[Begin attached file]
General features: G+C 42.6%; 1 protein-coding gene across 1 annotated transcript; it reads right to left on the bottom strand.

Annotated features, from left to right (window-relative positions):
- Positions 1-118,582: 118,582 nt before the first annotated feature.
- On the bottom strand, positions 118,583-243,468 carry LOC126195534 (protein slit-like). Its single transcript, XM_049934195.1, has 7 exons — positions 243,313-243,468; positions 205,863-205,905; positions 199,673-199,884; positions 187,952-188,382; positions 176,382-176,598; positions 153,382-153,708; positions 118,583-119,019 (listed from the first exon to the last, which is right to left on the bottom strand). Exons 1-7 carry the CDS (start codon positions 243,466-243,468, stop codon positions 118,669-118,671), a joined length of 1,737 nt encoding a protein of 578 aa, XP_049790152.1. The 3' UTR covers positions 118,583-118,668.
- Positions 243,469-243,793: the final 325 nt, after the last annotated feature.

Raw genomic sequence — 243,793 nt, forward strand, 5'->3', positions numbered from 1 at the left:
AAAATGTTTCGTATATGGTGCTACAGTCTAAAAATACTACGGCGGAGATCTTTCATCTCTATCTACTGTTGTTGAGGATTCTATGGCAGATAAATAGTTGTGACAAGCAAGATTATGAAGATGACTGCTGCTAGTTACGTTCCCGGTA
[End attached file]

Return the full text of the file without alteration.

General features: G+C 42.6%; 1 protein-coding gene across 1 annotated transcript; it reads right to left on the bottom strand.

Annotated features, from left to right (window-relative positions):
- Positions 1-118,582: 118,582 nt before the first annotated feature.
- On the bottom strand, positions 118,583-243,468 carry LOC126195534 (protein slit-like). Its single transcript, XM_049934195.1, has 7 exons — positions 243,313-243,468; positions 205,863-205,905; positions 199,673-199,884; positions 187,952-188,382; positions 176,382-176,598; positions 153,382-153,708; positions 118,583-119,019 (listed from the first exon to the last, which is right to left on the bottom strand). Exons 1-7 carry the CDS (start codon positions 243,466-243,468, stop codon positions 118,669-118,671), a joined length of 1,737 nt encoding a protein of 578 aa, XP_049790152.1. The 3' UTR covers positions 118,583-118,668.
- Positions 243,469-243,793: the final 325 nt, after the last annotated feature.

Raw genomic sequence — 243,793 nt, forward strand, 5'->3', positions numbered from 1 at the left:
AAAATGTTTCGTATATGGTGCTACAGTCTAAAAATACTACGGCGGAGATCTTTCATCTCTATCTACTGTTGTTGAGGATTCTATGGCAGATAAATAGTTGTGACAAGCAAGATTATGAAGATGACTGCTGCTAGTTACGTTCCCGGTA